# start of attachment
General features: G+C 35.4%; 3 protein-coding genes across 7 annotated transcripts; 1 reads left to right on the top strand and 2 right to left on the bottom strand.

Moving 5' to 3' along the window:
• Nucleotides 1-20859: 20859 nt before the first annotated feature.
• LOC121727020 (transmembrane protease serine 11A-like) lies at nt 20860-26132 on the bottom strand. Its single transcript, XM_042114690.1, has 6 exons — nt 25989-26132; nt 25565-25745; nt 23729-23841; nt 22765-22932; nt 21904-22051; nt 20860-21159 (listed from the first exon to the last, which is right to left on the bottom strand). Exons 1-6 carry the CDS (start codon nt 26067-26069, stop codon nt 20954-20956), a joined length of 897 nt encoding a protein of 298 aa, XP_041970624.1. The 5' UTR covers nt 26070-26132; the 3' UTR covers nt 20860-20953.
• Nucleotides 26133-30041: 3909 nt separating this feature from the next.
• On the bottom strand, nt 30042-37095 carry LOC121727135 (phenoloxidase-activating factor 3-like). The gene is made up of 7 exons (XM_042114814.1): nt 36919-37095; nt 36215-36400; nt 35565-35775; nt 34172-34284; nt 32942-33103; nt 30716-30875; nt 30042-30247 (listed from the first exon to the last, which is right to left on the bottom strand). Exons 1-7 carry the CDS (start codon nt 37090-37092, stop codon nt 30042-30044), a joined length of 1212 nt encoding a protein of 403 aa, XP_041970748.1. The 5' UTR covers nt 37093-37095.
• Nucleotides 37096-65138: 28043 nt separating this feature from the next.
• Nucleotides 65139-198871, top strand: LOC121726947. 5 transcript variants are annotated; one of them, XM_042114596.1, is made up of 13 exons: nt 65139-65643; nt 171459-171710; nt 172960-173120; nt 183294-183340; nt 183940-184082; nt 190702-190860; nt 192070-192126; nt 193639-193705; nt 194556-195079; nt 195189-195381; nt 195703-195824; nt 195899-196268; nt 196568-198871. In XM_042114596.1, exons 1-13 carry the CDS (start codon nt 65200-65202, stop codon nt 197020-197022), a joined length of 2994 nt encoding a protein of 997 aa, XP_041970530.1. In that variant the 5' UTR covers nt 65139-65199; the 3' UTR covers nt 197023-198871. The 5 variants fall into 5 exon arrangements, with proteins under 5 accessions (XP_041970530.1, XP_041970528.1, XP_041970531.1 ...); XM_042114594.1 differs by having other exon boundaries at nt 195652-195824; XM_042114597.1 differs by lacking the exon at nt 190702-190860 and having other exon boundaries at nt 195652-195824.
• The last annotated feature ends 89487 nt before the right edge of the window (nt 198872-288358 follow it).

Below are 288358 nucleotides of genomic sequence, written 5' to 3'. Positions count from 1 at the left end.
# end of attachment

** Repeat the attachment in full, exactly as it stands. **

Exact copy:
General features: G+C 35.4%; 3 protein-coding genes across 7 annotated transcripts; 1 reads left to right on the top strand and 2 right to left on the bottom strand.

Moving 5' to 3' along the window:
• Nucleotides 1-20859: 20859 nt before the first annotated feature.
• LOC121727020 (transmembrane protease serine 11A-like) lies at nt 20860-26132 on the bottom strand. Its single transcript, XM_042114690.1, has 6 exons — nt 25989-26132; nt 25565-25745; nt 23729-23841; nt 22765-22932; nt 21904-22051; nt 20860-21159 (listed from the first exon to the last, which is right to left on the bottom strand). Exons 1-6 carry the CDS (start codon nt 26067-26069, stop codon nt 20954-20956), a joined length of 897 nt encoding a protein of 298 aa, XP_041970624.1. The 5' UTR covers nt 26070-26132; the 3' UTR covers nt 20860-20953.
• Nucleotides 26133-30041: 3909 nt separating this feature from the next.
• On the bottom strand, nt 30042-37095 carry LOC121727135 (phenoloxidase-activating factor 3-like). The gene is made up of 7 exons (XM_042114814.1): nt 36919-37095; nt 36215-36400; nt 35565-35775; nt 34172-34284; nt 32942-33103; nt 30716-30875; nt 30042-30247 (listed from the first exon to the last, which is right to left on the bottom strand). Exons 1-7 carry the CDS (start codon nt 37090-37092, stop codon nt 30042-30044), a joined length of 1212 nt encoding a protein of 403 aa, XP_041970748.1. The 5' UTR covers nt 37093-37095.
• Nucleotides 37096-65138: 28043 nt separating this feature from the next.
• Nucleotides 65139-198871, top strand: LOC121726947. 5 transcript variants are annotated; one of them, XM_042114596.1, is made up of 13 exons: nt 65139-65643; nt 171459-171710; nt 172960-173120; nt 183294-183340; nt 183940-184082; nt 190702-190860; nt 192070-192126; nt 193639-193705; nt 194556-195079; nt 195189-195381; nt 195703-195824; nt 195899-196268; nt 196568-198871. In XM_042114596.1, exons 1-13 carry the CDS (start codon nt 65200-65202, stop codon nt 197020-197022), a joined length of 2994 nt encoding a protein of 997 aa, XP_041970530.1. In that variant the 5' UTR covers nt 65139-65199; the 3' UTR covers nt 197023-198871. The 5 variants fall into 5 exon arrangements, with proteins under 5 accessions (XP_041970530.1, XP_041970528.1, XP_041970531.1 ...); XM_042114594.1 differs by having other exon boundaries at nt 195652-195824; XM_042114597.1 differs by lacking the exon at nt 190702-190860 and having other exon boundaries at nt 195652-195824.
• The last annotated feature ends 89487 nt before the right edge of the window (nt 198872-288358 follow it).

Below are 288358 nucleotides of genomic sequence, written 5' to 3'. Positions count from 1 at the left end.